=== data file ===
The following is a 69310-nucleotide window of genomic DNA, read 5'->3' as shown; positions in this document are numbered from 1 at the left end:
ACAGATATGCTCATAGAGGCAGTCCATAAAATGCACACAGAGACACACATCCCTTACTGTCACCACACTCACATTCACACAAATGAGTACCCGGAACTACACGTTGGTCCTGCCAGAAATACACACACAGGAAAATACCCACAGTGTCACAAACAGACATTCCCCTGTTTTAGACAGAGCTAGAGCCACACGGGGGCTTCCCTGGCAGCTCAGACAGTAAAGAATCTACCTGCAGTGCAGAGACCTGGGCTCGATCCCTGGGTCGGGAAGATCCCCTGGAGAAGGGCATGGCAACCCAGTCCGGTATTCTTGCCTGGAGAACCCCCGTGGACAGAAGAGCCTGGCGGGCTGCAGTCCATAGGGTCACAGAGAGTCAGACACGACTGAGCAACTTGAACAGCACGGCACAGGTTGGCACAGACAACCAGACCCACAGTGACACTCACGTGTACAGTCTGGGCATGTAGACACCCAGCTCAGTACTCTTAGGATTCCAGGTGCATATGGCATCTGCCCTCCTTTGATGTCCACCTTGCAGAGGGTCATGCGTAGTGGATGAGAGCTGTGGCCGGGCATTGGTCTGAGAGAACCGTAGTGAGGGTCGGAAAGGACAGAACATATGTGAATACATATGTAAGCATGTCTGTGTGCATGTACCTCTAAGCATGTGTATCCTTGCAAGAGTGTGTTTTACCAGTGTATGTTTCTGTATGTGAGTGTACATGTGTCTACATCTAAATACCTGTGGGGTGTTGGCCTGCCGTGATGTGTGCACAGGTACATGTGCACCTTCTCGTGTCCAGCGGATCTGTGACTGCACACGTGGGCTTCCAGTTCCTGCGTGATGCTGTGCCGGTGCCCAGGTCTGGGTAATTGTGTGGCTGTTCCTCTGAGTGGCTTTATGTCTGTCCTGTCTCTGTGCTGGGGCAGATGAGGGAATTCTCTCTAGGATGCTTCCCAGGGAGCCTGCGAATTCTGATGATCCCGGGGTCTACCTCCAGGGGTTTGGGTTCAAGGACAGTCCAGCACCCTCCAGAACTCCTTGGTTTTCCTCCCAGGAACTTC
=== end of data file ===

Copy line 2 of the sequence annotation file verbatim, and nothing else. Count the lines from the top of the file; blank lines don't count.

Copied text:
ACAGATATGCTCATAGAGGCAGTCCATAAAATGCACACAGAGACACACATCCCTTACTGTCACCACACTCACATTCACACAAATGAGTACCCGGAACTACACGTTGGTCCTGCCAGAAATACACACACAGGAAAATACCCACAGTGTCACAAACAGACATTCCCCTGTTTTAGACAGAGCTAGAGCCACACGGGGGCTTCCCTGGCAGCTCAGACAGTAAAGAATCTACCTGCAGTGCAGAGACCTGGGCTCGATCCCTGGGTCGGGAAGATCCCCTGGAGAAGGGCATGGCAACCCAGTCCGGTATTCTTGCCTGGAGAACCCCCGTGGACAGAAGAGCCTGGCGGGCTGCAGTCCATAGGGTCACAGAGAGTCAGACACGACTGAGCAACTTGAACAGCACGGCACAGGTTGGCACAGACAACCAGACCCACAGTGACACTCACGTGTACAGTCTGGGCATGTAGACACCCAGCTCAGTACTCTTAGGATTCCAGGTGCATATGGCATCTGCCCTCCTTTGATGTCCACCTTGCAGAGGGTCATGCGTAGTGGATGAGAGCTGTGGCCGGGCATTGGTCTGAGAGAACCGTAGTGAGGGTCGGAAAGGACAGAACATATGTGAATACATATGTAAGCATGTCTGTGTGCATGTACCTCTAAGCATGTGTATCCTTGCAAGAGTGTGTTTTACCAGTGTATGTTTCTGTATGTGAGTGTACATGTGTCTACATCTAAATACCTGTGGGGTGTTGGCCTGCCGTGATGTGTGCACAGGTACATGTGCACCTTCTCGTGTCCAGCGGATCTGTGACTGCACACGTGGGCTTCCAGTTCCTGCGTGATGCTGTGCCGGTGCCCAGGTCTGGGTAATTGTGTGGCTGTTCCTCTGAGTGGCTTTATGTCTGTCCTGTCTCTGTGCTGGGGCAGATGAGGGAATTCTCTCTAGGATGCTTCCCAGGGAGCCTGCGAATTCTGATGATCCCGGGGTCTACCTCCAGGGGTTTGGGTTCAAGGACAGTCCAGCACCCTCCAGAACTCCTTGGTTTTCCTCCCAGGAACTTC